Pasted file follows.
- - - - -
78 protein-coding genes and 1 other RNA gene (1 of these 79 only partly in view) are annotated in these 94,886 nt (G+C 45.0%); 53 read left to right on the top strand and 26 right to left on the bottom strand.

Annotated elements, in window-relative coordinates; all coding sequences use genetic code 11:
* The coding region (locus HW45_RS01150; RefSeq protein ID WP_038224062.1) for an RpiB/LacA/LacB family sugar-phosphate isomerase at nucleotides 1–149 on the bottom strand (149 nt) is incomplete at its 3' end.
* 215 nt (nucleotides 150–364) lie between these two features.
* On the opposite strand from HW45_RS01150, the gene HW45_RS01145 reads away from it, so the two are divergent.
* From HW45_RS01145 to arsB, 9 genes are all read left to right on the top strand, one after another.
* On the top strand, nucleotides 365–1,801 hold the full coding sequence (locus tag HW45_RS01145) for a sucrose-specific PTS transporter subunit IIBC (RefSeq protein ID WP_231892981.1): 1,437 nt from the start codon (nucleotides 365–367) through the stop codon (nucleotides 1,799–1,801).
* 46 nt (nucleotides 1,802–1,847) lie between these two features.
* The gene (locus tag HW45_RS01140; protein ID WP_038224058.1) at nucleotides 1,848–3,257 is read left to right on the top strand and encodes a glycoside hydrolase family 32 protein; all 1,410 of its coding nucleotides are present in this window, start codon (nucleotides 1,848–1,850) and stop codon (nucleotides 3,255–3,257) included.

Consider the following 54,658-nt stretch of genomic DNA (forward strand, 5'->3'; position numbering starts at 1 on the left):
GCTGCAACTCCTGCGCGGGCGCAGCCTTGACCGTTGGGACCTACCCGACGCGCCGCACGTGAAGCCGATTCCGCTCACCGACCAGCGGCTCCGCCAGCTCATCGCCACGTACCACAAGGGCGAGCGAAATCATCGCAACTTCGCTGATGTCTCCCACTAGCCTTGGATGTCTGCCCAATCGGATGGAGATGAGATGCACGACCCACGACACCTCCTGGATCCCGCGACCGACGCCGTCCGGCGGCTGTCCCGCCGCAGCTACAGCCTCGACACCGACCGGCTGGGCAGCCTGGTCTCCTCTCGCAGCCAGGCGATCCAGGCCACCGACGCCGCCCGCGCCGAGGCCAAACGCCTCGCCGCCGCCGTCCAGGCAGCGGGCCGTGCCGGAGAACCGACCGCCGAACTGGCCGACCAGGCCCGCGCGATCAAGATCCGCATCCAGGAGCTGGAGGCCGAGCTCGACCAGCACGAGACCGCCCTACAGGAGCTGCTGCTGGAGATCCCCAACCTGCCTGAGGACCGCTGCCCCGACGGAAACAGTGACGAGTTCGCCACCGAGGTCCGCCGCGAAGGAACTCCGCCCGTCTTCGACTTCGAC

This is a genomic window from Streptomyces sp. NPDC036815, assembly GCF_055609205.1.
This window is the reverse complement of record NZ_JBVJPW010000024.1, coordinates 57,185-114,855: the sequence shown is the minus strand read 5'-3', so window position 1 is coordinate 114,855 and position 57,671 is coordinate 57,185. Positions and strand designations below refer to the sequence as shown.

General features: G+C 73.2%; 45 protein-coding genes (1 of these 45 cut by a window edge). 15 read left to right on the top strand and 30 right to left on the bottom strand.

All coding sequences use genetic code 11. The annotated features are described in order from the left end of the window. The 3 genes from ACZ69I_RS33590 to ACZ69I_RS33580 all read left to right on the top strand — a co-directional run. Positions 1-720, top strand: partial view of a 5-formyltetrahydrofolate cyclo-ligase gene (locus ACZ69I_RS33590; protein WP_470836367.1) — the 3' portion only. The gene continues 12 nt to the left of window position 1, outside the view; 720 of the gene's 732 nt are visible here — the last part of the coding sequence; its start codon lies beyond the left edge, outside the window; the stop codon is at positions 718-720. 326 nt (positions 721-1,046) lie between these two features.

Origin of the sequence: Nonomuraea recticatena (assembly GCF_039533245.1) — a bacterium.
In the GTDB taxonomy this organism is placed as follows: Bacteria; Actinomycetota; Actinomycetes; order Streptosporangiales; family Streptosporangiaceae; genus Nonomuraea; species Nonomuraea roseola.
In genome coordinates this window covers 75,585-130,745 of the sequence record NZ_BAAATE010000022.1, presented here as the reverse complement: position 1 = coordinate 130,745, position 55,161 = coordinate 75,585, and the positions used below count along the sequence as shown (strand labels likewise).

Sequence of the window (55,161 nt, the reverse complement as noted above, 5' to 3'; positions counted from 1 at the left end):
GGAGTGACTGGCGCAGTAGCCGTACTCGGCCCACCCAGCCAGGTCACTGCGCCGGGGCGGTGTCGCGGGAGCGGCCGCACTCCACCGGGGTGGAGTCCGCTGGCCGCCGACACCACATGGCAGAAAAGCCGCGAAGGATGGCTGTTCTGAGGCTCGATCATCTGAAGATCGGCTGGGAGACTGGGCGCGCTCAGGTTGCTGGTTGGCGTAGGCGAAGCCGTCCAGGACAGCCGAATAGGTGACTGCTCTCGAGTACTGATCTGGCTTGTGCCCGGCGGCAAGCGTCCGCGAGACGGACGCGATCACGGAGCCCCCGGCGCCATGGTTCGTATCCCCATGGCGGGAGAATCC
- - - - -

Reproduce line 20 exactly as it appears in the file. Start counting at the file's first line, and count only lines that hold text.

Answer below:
GGAGTGACTGGCGCAGTAGCCGTACTCGGCCCACCCAGCCAGGTCACTGCGCCGGGGCGGTGTCGCGGGAGCGGCCGCACTCCACCGGGGTGGAGTCCGCTGGCCGCCGACACCACATGGCAGAAAAGCCGCGAAGGATGGCTGTTCTGAGGCTCGATCATCTGAAGATCGGCTGGGAGACTGGGCGCGCTCAGGTTGCTGGTTGGCGTAGGCGAAGCCGTCCAGGACAGCCGAATAGGTGACTGCTCTCGAGTACTGATCTGGCTTGTGCCCGGCGGCAAGCGTCCGCGAGACGGACGCGATCACGGAGCCCCCGGCGCCATGGTTCGTATCCCCATGGCGGGAGAATCC